At PEACE Out Loud we are interested in Maker and Arts Education in and of itself and as a vehicle for child development, individual expression, community building, peace training and changing the world — not a small endeavor, by any means! As educators, we are committed to creating the conditions for all children to comfortably grow into being their full selves. Our team is composed of black, brown, queer, trans and poor people with a passion for care, social justice and playfulness!

12/22 – Rosalyn Nash and Safahri Ra of The People’s Conservatory facilitated by Ashley Smiley

The People’s Conservatory trains young arts explorers to envision and create a humane and just world through their art. Our mission is to channel arts creation and performance into artistic endeavors that can promote positive social change.

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FEB. 14TH–MAR. 3RD 2019

“Theatre is dangerous… because it has the chance to be immediately and unstoppably revolutionary.”

– Michael Gene Sullivan, director of Sister Imani, veteran actor, playwright, and educator

On this episode of the TheatreFIRST podcast, join host & theatremaker Tierra Allen for a deep dive dialogue with playwright Cleavon Smith and director Michael Gene Sullivan on T1’s upcoming production The Last Sermon of Sister Imani.

Longtime artists, activists, and educators, Cleavon and Michael reflect on the promises and limitations of art as an agent of social change, challenge the norms of whitewashed theatremaking, and speak truthfully about strategies for black liberation.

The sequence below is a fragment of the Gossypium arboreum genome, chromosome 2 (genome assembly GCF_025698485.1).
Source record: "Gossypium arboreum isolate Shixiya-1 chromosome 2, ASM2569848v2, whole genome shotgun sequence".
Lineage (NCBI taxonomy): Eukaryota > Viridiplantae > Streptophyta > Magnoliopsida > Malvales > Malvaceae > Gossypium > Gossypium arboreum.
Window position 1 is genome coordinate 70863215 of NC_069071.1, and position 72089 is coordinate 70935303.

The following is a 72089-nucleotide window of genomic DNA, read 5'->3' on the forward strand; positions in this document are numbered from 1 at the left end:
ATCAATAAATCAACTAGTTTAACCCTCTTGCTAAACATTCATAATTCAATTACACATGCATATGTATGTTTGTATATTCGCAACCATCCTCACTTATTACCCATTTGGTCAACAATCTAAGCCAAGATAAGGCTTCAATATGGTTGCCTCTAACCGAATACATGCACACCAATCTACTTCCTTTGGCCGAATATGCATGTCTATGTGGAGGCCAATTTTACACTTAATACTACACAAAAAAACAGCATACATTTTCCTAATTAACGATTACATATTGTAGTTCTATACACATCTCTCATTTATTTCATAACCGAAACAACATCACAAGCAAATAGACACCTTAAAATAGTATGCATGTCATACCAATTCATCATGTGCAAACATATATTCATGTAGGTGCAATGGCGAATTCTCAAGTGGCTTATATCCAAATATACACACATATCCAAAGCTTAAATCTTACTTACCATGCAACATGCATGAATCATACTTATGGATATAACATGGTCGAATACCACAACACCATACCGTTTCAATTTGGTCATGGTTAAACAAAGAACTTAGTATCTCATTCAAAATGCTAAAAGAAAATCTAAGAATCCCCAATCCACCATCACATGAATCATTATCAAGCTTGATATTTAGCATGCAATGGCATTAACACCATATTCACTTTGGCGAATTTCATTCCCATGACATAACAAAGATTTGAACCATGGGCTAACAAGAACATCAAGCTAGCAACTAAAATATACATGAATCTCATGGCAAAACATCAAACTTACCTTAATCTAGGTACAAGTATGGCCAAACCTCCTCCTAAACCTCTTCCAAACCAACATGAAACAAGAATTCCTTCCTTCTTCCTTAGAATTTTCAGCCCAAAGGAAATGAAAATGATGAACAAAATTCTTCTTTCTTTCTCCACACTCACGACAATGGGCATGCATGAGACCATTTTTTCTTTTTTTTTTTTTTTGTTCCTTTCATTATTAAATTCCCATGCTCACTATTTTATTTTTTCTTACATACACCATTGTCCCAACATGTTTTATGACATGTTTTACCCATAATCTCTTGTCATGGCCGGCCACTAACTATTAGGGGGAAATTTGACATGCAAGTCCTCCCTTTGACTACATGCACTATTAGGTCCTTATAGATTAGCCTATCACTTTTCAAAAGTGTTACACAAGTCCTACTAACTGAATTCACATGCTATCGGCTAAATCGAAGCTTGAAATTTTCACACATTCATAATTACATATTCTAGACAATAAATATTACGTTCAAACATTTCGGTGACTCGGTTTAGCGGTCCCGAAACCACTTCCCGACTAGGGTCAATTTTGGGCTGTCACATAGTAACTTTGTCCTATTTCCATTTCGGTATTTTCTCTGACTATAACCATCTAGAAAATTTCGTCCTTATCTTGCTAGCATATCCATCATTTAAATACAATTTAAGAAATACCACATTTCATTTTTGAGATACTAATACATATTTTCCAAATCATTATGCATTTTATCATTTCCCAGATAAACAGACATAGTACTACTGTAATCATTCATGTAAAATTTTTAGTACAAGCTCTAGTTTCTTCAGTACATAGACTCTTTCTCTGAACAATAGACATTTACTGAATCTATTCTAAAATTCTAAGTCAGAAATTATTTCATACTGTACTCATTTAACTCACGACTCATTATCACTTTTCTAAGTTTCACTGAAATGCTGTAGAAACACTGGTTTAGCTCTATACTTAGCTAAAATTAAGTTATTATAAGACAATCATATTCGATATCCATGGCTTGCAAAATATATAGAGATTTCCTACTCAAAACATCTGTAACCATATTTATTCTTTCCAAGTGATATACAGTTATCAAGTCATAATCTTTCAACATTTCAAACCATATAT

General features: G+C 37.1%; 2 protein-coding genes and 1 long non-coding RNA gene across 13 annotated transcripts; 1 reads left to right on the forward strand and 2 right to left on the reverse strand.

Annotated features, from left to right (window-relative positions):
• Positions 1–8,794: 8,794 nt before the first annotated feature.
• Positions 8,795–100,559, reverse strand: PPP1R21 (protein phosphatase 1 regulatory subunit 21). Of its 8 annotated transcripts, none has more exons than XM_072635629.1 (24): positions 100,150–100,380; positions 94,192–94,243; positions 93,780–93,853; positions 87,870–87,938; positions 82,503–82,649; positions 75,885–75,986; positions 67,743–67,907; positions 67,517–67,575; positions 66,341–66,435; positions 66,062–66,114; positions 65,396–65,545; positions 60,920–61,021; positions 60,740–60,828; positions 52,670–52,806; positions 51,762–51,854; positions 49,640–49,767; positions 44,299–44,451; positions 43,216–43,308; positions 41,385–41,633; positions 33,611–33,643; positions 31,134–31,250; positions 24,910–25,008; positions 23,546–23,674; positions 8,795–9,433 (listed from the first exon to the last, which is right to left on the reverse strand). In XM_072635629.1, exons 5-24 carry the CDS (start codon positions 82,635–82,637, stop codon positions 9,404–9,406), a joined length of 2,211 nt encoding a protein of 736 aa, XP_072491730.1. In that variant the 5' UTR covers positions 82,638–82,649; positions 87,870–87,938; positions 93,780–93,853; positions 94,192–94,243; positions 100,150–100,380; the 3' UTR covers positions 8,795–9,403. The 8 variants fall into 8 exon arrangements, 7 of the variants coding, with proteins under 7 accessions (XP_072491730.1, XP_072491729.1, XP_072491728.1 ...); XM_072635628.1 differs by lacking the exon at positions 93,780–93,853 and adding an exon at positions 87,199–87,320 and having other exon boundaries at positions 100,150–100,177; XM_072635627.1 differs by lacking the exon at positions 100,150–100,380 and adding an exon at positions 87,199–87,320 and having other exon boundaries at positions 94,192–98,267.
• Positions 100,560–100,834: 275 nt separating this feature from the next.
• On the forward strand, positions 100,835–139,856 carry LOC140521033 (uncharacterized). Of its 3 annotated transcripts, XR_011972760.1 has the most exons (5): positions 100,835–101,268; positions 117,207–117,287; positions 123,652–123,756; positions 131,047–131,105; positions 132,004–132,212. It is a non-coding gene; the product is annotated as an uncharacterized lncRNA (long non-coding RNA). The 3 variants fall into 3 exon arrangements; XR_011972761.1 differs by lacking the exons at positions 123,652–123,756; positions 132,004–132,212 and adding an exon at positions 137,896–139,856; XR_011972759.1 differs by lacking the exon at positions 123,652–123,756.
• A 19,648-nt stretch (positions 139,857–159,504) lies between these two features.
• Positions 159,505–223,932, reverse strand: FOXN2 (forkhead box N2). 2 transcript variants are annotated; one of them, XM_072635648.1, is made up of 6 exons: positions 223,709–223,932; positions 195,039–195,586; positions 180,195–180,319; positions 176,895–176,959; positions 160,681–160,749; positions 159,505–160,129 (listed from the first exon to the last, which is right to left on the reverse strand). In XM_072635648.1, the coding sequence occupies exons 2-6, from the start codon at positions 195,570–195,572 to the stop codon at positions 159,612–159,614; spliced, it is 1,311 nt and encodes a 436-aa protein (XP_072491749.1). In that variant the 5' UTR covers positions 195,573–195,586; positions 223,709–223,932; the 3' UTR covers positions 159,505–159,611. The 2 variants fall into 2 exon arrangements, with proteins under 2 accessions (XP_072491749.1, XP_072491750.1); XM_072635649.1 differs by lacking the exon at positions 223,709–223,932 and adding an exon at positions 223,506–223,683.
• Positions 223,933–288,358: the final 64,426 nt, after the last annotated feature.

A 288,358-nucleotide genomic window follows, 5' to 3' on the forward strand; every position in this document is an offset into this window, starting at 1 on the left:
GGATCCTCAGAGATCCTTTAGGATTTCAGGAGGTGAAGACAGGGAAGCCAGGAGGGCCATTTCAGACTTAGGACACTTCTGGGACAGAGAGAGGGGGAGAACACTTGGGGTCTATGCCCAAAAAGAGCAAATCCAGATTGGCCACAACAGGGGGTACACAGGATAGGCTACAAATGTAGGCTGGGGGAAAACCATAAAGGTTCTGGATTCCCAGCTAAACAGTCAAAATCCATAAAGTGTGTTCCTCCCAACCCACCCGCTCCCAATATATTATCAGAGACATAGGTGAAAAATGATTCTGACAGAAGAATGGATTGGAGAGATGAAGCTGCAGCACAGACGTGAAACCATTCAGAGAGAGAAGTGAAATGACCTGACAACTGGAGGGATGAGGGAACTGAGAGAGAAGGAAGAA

How can we strategically navigate existing supremist systems and also build the world that we want?

Original music, “Kujichagulia” for Sister Imani, by Kristoffer Barerra.

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THE LAST SERMON OF SISTER IMANI POST SHOW COMMUNITY DISCUSSIONS

2/16 – Tiarra Asia Knox and Victoria “Wanjiro” Eley, fundraiser for the Black Teacher Project

The Black Teacher Project’s mission is to sustain, recruit, and develop Black teachers. Our vision is that all children have access to a well-prepared, well-supported Black teaching force that reflects the diversity and excellence of Black people in the United States.

Donate to the Black Teacher Project now.

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2/17 – Audience discussion facilitated by Lisa Evans

2/22 – Cleavon Smith playwright of The Last Sermon of Sister Imani facilitated by T1’s Tierra Allen